Wednesday, August 28, 2019     HB 2124 (proposing amendments to the Open Meetings Act) became effective last Friday. That legislation amends the OMA to allow a public body to go into closed session to discuss the hiring, firing, compensation, discipline, and complaints against specific individuals who serve as independent contractors in a park, recreational, or educational setting and specific volunteers under the “personnel” exemption under the OMA.  Public bodies should remember that the PAC office of the Illinois Attorney General expects that public bodies using this exemption to go into closed session provide more detail in their motion that…
Tuesday, August 27, 2019       Last week, an Illinois appellate court upheld a circuit court’s ruling that an inmate was not entitled to home addresses of other individuals under FOIA in an unpublished opinion. In Serio v. Putnam Cnty. Sheriff’s Dept., Raymond Serio, an inmate of the Illinois Department of Corrections, sent two FOIA requests to the Putnam County Sheriff’s Department seeking specific information regarding individuals that had been booked into custody at the Putnam County jail. He asked for the name, age, full address, offense, date of arrest, and photos of each individual under Section 2.15(a)…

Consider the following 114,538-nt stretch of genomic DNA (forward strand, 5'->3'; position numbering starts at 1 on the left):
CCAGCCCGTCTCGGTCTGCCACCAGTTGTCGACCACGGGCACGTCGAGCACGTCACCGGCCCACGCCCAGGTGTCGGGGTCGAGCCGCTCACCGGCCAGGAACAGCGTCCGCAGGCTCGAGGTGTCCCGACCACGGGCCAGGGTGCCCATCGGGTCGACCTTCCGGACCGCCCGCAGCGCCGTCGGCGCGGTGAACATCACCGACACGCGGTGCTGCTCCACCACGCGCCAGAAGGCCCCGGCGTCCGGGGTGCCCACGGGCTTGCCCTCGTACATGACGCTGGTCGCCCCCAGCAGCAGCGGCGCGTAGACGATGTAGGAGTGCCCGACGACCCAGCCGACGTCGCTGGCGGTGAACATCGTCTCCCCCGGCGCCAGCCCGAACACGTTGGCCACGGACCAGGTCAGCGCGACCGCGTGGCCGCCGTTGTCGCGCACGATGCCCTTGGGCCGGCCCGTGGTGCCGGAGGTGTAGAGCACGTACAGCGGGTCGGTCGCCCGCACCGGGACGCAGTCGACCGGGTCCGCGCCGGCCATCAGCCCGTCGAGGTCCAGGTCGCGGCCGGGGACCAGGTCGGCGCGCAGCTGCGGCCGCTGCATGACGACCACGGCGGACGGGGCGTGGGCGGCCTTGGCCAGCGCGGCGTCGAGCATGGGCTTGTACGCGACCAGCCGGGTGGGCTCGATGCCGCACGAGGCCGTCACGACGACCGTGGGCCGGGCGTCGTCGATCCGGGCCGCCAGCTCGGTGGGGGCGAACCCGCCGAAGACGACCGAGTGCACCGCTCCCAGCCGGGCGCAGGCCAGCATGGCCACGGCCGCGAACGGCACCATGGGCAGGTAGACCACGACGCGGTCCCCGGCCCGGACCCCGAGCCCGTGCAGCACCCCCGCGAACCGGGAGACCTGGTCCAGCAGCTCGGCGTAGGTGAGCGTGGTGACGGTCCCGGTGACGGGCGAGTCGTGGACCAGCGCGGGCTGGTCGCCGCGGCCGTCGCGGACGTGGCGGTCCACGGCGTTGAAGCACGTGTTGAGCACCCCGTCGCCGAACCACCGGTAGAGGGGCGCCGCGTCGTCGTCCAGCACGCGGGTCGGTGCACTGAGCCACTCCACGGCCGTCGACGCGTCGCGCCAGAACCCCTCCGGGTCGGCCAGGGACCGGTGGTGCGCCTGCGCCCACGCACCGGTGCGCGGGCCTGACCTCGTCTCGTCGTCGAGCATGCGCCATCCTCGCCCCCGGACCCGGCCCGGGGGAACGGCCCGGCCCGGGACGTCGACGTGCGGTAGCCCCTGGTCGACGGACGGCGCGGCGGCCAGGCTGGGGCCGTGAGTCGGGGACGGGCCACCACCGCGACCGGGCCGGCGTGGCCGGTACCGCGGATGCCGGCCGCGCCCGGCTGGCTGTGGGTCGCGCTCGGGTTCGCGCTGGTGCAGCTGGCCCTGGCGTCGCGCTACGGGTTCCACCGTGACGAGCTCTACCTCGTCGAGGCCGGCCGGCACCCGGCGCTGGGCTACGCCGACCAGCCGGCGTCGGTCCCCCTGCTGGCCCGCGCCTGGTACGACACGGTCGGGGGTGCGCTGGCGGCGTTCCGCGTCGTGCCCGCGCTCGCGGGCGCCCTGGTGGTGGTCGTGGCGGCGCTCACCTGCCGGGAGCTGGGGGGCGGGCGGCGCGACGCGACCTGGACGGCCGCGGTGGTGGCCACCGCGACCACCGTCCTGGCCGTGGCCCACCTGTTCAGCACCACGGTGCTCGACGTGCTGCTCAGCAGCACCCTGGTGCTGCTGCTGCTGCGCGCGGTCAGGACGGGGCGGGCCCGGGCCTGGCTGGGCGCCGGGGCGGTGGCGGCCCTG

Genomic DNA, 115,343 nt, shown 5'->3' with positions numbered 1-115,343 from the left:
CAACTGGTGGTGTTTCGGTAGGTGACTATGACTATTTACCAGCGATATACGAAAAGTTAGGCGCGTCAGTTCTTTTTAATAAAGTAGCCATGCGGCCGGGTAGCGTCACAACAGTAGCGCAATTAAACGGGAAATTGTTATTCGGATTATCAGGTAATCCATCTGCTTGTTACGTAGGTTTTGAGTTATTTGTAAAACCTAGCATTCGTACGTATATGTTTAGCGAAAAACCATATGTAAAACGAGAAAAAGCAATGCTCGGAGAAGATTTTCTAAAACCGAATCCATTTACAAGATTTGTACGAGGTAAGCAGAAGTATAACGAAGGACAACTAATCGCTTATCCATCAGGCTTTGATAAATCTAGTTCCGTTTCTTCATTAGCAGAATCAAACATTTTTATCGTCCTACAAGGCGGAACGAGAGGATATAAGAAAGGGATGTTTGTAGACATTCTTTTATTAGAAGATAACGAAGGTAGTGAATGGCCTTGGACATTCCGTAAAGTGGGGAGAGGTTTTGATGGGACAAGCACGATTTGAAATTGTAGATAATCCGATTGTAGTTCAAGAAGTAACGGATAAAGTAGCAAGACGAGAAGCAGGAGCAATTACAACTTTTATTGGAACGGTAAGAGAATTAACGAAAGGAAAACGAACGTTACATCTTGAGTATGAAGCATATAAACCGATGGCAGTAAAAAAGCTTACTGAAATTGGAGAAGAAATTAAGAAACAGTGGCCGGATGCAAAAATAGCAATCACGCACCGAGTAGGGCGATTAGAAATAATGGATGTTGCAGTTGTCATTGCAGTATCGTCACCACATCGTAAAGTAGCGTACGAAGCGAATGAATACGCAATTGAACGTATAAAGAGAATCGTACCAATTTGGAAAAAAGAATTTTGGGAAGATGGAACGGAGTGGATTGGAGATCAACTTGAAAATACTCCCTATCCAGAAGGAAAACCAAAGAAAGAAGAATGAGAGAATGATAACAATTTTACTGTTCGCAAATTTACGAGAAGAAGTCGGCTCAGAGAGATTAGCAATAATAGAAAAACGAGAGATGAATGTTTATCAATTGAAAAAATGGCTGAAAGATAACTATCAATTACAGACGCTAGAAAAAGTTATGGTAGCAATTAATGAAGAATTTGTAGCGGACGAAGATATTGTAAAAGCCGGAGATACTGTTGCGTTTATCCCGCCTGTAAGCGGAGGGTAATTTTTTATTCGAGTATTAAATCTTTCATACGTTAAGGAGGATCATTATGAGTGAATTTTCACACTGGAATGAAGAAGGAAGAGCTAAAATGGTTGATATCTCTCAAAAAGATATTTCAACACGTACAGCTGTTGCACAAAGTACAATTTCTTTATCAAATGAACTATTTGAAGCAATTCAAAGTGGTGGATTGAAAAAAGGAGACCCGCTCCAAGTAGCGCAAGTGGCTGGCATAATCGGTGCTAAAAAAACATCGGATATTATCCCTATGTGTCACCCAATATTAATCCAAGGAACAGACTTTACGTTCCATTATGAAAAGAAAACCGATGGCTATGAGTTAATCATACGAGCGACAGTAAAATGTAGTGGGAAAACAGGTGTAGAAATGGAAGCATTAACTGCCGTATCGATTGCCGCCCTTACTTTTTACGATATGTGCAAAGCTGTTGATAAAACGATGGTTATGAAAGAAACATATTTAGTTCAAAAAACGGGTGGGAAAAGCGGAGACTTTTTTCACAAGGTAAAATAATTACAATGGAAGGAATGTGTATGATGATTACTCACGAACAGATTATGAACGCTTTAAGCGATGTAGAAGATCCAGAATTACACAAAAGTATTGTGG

Monday, August 26, 2019       Earlier this week, the Seventh Circuit Court of Appeals upheld an Indiana city’s ordinance requiring a residential property owner who wants to make repairs to the residence either to obtain a license or to hire a licensed contractor. Regan v. City of Hammond. Christopher Regan and the Northwest Indiana Creative Investors Association, Inc. were landlords who own and lease property in the City of Hammond. As property owners, they made periodic repairs and improvements to their properties. Before they could make improvements to their properties, however, they were required by city ordinance to…
  Thursday, August 22, 2019     Earlier this week, the Governor signed into law two bills to amend the Freedom of Information Act. First, Public Act 101-0433 (SB1699) amends Section 2.15(e) of FOIA to redefine where law enforcement agencies may not publish booking photographs (i.e. mugshots). Before the amendment, an agency was not allowed to share on its “social media website”. With this amendment, the definition was changed to “social networking website” as it is defined in Section 10 of the Right to Privacy in the Workplace Act. Section 10 of the RPWA defines social networking site as:…